Friday, April 11, 2008

Ode to Starbucks

I'm selling and signing copies of Wild Goose Chase at my local Starbucks on Sunday. My publicist made posters and the staff hung them in the lobby. The lobby where I wrote much of my book. The baristas are excited. I love my Starbucks.

I should hate Starbucks. I’m a child of the sixties. I don’t like logos on my clothes. I don't shop at Walmart. I support the local grocery store instead of the fancy, new Safeway. I try to stay away from Costco (It's the 15-pack of my favorite pens that lures me back). I'm not usually in favor of huge corporations that spring up on every street corner. But any company that provides health care for its part-time employees and goes to court to protect its shift supervisors ain't all bad.

I know the arguments against Starbucks. Huge corporation smushes local coffee shops with its behemothness. But wait. Just the opposite happened. More coffee places have opened since Starbucks addicted us all.

The thing is I never drank coffee before Starbucks came to town. While that's not so good for my waistline, I can't be the only one. I see coffee shops everywhere now. Independents, small chains, drive-ins. All of them brimming with life, with conversation, with artists.

Before Starbucks, there was no place I could go plug in my laptop and write. They created a space for people to gather. For years while writing our novels, my friends and I would gather at the Orchard Valley Coffee house, have a brief conversation, then settle down to write, fueled by hot tea and each other's presence. It worked. I recommend it to anyone trying to write.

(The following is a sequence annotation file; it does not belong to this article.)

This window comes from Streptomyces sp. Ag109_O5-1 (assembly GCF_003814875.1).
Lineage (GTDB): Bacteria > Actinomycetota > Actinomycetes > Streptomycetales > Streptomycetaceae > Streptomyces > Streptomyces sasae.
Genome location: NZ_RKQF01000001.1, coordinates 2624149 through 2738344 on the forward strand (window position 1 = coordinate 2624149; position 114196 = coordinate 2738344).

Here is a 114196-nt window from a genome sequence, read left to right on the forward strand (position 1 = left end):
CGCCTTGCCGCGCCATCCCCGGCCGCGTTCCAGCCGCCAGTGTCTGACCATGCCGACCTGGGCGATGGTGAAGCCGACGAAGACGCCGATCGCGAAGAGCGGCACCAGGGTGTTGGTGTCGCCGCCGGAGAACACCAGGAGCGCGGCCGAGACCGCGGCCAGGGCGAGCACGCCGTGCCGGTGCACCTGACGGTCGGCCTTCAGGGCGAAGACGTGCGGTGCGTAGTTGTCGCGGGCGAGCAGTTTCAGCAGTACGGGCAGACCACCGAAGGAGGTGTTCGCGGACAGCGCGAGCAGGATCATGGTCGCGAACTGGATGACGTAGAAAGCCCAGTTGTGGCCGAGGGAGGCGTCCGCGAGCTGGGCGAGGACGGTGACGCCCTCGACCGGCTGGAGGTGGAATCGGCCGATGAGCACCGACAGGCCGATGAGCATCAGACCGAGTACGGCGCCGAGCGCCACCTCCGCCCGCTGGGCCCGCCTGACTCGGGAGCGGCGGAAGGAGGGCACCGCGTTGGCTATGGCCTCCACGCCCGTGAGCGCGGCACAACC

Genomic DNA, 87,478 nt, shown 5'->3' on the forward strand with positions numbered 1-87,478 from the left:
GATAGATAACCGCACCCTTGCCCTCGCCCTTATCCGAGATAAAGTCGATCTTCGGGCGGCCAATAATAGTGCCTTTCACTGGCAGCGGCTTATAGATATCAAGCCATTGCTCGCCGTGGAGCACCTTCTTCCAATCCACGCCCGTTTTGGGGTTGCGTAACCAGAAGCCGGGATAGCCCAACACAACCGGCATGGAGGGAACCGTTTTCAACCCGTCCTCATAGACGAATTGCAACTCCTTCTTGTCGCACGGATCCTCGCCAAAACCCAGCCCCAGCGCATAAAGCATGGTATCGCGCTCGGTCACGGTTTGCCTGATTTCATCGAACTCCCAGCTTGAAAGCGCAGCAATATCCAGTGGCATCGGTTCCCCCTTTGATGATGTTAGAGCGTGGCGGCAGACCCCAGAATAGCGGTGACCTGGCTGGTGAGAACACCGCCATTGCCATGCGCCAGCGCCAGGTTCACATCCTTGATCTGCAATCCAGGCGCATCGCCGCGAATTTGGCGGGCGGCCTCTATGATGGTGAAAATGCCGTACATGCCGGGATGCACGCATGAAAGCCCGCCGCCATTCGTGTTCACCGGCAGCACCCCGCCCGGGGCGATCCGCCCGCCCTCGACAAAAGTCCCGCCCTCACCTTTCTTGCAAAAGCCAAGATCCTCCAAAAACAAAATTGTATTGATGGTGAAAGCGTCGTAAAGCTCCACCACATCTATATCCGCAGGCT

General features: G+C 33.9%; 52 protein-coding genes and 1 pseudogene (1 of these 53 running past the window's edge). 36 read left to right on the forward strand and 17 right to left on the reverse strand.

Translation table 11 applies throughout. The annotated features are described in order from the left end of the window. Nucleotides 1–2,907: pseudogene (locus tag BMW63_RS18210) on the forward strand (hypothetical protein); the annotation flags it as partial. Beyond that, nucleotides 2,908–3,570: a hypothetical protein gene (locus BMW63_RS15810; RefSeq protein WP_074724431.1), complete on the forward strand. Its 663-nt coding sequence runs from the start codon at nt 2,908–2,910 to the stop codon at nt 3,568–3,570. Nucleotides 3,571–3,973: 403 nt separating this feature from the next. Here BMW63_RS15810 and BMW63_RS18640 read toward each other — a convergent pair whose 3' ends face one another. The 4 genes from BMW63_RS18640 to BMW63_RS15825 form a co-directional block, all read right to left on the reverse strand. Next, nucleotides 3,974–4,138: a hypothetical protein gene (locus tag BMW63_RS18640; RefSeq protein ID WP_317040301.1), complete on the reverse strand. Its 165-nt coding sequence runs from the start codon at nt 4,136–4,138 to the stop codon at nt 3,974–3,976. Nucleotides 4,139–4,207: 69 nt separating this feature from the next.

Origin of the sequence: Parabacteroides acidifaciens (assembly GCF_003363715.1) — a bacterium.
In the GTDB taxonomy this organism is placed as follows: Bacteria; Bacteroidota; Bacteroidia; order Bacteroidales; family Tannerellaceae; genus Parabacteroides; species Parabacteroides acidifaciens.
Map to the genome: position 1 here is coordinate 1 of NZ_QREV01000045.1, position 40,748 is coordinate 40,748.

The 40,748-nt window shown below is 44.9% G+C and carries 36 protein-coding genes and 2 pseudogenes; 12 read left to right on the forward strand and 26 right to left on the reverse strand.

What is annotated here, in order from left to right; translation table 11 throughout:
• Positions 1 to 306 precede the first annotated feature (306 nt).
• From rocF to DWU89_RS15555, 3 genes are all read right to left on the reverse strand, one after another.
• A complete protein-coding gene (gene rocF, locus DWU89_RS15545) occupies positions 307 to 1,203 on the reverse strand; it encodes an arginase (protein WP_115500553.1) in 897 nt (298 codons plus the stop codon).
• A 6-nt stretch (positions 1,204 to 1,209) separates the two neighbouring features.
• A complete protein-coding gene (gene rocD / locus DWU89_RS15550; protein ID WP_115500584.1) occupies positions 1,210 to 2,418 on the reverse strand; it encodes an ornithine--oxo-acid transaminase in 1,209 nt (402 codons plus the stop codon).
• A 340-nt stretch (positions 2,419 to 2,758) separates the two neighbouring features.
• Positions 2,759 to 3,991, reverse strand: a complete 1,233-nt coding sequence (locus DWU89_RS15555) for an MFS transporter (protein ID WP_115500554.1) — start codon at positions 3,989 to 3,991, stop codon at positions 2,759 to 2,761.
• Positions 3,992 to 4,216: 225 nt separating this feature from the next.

Starbucks has been good for my neighborhood. I run into old friends and make new ones. I’m still in touch with the baristas that have moved on. They’re proud of me and my book. Proud to have been a small part of it. Proud that it was written in their lobby.

So hail to Starbucks. Meet me in the lobby Sunday afternoon.


Becky Levine said...

I've heard you talk about your Starbucks--everybody there has been so supporting of you and are totally excited about your book coming out. They're individuals.

Have a great time at the signing!

Camille Minichino said...

Just another reason not to judge institutions merely by their size -- whether it's independents vs chains in coffee shops, or bookstores, or groceries.

How exciting, Terri! Give us the location.


Joanna Campbell Slan said...


My local barista told me how much she loves working there and how great the people are.

You know, we'd noticed their lattes were of uneven quality, and boom--their CEO closed shop for a day to get them all up to snuff.

I admire any company that can woo, keep and encourage great people, and do good in the world.

Terri Thayer said...

My "kids" are a great bunch. My biggest problem is getting too attached because they come and go too often. But I'm hoping to see some that have moved on to other jobs tomorrow.

As an added bonus, there's always one that is there because he or she is an artist of some kind. I have a wonderful experience of spurring into action one of the wannabe writers he saw my published book.

The Starbucks is at 1704 Oakland Rd in San Jose.